Posted November 23, 2022
When it’s 75°F and sunny and you tell people you are going for a hike, they won’t think much of it. In fact, many trailhead parking lots will be busy with the comings and goings of people looking to get outdoors and enjoy the weather. Through the first Spring blooms, to the mid-Summer heat, to the first subtle hints of Fall, public trails and beaches are, understandably, filled with people seeking an opportunity to recreate in the great outdoors.
Then, the air gets a little colder. The songbirds’ chorus becomes a little softer. The leaves of deciduous trees burst into a lively explosion of color, before falling, lifeless, to the ground. The beaches empty and the woods seem to grow still.
But even once winter arrives and most people retreat to the indoors, nature pushes on. Migrating waterfowl journey from the North to our warmer shores. Hungry squirrels venture out of their shelters in search of food, hoping they aren’t spotted by a Red-tailed Hawk sitting in an evergreen tree. The Snowy Owl hunts silently along the march and meadow, watching and listening for unsuspecting rabbits below.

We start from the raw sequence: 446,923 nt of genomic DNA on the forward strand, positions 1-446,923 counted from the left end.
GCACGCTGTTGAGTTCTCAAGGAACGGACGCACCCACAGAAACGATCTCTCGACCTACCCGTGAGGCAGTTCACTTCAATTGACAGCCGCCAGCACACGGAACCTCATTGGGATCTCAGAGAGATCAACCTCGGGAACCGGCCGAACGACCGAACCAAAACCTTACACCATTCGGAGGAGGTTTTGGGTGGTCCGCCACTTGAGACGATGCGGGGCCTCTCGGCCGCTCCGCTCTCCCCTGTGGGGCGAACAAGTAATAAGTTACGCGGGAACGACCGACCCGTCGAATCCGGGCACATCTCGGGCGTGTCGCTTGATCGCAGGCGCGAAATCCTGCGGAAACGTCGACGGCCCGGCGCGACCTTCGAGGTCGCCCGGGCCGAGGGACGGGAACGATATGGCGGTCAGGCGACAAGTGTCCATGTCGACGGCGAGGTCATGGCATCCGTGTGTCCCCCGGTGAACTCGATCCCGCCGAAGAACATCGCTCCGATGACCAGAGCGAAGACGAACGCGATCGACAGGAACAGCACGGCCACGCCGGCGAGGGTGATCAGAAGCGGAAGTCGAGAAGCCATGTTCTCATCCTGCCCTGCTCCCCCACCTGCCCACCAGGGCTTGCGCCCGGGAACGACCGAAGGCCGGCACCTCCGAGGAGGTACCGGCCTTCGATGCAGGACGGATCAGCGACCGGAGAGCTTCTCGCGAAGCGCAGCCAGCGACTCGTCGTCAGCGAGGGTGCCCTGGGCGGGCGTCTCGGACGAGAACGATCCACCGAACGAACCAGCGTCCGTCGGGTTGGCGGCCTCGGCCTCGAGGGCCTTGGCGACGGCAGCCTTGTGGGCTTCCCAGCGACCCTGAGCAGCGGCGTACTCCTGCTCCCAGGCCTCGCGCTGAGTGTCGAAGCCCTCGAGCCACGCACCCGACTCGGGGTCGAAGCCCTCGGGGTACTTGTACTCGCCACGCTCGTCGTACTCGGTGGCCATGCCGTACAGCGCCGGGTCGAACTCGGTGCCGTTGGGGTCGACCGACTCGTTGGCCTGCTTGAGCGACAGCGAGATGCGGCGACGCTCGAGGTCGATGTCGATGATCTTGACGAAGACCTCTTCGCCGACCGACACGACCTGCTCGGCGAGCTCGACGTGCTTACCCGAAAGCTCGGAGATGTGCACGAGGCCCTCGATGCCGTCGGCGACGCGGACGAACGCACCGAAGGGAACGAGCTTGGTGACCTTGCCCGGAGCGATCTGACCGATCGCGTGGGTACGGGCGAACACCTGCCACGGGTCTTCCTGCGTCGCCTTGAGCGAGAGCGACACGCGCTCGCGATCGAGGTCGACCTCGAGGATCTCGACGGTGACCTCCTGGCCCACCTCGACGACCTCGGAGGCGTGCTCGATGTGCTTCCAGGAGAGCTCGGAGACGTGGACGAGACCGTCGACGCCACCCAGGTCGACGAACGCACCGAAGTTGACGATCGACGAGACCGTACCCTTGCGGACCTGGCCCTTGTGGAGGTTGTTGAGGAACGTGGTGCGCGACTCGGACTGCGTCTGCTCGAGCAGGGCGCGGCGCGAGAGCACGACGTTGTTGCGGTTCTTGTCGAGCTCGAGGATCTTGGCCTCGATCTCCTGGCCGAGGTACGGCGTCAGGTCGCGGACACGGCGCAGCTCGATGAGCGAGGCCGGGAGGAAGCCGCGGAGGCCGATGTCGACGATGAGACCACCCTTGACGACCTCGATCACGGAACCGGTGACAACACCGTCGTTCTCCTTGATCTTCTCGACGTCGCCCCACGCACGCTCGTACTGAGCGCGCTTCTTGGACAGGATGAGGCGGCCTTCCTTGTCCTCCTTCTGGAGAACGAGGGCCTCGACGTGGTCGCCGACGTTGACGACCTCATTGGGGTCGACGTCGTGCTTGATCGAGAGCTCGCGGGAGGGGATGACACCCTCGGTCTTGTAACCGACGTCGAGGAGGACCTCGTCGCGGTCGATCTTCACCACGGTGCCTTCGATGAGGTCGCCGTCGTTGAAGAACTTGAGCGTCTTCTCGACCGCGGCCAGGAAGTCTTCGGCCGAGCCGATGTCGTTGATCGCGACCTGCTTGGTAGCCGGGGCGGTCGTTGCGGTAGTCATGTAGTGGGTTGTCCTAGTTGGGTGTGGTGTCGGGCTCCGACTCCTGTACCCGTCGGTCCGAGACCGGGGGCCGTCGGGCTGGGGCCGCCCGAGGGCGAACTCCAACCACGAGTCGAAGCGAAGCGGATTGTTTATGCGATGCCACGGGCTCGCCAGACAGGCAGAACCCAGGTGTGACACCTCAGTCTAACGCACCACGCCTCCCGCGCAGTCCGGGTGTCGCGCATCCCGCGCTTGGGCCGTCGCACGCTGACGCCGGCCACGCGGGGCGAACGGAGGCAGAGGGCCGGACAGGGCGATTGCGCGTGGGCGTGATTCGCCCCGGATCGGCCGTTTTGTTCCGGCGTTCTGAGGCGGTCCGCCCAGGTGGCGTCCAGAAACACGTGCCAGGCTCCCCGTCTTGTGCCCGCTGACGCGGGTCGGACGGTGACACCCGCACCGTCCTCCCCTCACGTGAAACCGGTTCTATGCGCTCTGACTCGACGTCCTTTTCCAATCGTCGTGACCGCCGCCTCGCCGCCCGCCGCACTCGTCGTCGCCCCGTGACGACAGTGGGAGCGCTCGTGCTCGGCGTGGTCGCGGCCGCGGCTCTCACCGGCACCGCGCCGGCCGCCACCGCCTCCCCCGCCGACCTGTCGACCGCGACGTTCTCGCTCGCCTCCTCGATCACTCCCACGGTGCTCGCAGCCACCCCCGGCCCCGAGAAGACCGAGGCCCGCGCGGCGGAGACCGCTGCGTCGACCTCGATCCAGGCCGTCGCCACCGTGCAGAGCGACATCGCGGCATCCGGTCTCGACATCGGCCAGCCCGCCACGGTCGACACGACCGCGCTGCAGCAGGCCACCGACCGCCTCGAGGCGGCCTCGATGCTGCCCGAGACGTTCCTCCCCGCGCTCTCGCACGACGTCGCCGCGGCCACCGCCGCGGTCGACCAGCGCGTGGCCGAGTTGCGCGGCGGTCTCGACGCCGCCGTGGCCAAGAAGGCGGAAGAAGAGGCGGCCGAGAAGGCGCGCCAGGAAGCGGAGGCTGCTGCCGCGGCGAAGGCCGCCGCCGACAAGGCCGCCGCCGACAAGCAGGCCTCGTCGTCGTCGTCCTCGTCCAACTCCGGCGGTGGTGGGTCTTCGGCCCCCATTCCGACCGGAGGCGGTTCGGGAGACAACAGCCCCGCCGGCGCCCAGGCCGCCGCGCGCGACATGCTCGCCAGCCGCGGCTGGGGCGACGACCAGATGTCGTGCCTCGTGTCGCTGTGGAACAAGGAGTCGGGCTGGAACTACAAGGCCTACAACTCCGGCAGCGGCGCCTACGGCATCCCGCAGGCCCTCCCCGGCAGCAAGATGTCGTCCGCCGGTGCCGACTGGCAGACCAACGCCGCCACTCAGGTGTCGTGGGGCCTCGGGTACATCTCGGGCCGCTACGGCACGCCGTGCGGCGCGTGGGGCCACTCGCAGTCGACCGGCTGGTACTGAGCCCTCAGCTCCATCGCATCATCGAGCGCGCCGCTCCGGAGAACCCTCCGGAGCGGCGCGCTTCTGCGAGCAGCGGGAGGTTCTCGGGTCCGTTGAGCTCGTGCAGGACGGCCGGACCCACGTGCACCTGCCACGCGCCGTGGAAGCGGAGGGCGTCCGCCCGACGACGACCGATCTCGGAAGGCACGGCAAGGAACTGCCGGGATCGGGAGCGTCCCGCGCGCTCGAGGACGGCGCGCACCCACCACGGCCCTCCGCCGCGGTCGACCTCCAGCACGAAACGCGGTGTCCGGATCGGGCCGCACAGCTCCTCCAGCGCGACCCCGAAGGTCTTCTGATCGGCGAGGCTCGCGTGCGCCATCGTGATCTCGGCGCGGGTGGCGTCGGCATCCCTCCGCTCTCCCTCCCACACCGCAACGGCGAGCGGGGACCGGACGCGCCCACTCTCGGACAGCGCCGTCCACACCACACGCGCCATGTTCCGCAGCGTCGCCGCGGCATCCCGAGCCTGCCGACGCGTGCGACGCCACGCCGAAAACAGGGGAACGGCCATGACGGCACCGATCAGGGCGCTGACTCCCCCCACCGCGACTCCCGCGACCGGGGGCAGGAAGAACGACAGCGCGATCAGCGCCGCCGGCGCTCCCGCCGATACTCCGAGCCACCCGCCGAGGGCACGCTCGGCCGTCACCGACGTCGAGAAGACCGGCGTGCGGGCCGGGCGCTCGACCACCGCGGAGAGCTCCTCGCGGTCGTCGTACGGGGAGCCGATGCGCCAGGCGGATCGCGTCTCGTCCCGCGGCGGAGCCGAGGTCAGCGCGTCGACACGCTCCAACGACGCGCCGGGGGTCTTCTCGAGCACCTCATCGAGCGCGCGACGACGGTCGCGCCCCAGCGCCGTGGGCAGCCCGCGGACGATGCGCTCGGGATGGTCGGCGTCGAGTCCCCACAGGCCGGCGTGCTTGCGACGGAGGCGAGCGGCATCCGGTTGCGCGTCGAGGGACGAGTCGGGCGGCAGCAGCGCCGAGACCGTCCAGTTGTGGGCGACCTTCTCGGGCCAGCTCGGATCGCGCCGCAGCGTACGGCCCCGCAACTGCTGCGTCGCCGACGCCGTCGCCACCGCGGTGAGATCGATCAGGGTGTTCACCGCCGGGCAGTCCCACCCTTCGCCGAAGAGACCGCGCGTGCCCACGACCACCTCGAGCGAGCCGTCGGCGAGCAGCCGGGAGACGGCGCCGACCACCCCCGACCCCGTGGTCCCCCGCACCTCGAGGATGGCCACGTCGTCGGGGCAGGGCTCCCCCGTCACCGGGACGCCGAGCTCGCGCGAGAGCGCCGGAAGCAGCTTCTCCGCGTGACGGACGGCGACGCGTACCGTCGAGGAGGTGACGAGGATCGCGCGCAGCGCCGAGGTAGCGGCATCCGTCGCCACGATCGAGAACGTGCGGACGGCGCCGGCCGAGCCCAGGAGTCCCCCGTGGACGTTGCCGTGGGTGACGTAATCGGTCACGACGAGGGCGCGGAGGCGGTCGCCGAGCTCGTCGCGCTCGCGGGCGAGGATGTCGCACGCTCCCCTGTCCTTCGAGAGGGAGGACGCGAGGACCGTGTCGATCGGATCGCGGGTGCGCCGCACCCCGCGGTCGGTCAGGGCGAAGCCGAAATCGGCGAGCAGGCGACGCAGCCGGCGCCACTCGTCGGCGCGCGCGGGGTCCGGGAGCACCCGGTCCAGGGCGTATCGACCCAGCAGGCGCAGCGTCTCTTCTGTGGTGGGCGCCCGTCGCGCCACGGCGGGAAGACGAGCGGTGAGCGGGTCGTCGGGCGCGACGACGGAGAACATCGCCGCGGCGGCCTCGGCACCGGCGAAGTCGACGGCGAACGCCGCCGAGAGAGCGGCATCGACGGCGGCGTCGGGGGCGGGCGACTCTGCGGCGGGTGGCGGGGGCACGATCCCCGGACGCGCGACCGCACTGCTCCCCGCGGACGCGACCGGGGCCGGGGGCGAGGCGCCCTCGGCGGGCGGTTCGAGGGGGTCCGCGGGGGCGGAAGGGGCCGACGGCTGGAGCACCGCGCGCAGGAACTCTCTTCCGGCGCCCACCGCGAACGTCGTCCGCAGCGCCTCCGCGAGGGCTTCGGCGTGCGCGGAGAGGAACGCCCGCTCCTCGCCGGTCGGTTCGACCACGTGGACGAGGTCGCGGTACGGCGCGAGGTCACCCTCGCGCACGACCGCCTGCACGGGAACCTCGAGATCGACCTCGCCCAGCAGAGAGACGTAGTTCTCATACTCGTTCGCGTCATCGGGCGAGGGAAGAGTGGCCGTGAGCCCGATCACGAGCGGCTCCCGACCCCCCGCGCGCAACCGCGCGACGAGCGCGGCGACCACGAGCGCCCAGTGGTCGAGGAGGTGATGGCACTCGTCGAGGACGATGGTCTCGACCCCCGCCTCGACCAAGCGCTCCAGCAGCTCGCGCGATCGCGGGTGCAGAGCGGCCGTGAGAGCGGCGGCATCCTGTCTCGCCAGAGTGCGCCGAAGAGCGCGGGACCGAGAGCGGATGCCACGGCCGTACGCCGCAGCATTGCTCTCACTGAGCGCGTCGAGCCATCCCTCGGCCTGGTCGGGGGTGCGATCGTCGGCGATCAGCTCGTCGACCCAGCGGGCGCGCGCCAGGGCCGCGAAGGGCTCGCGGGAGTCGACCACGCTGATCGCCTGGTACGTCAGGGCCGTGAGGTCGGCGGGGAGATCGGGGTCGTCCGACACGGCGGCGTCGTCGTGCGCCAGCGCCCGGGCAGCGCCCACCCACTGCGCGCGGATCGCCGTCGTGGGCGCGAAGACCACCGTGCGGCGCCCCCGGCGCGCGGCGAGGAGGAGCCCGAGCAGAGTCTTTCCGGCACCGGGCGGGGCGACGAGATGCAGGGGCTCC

And so I bundle up, and head out onto the trail. It is during these winter hikes that I feel myself most connected to nature. Maybe it’s the cold air against my cheeks forcing me awake when my body has started to hibernate, or the feelings of peace and tranquility found in the idleness of a snowy forest, but something draws me to the trails every year during winter. Sometimes, I bring my dad or husband along, and we search for signs of life scattered all around us, like tracks in fresh snow. The evidence of life, even in the darkest and coldest of seasons, serves as a reminder to me of how powerful and wonderful nature truly is and I find that after these winter walks I feel inspired and rejuvenated, ready to take on whatever challenges life has currently thrown my way.
Now don’t get me wrong, I love a good spring or summer hike like the rest of them, but there’s a certain magical feeling you get when out in a wooded area blanketed in a fresh layer of snow that is hard to compete with, and this winter I encourage you to find a moment to experience it for yourself!
Written by Amy Pettigrew, Board Member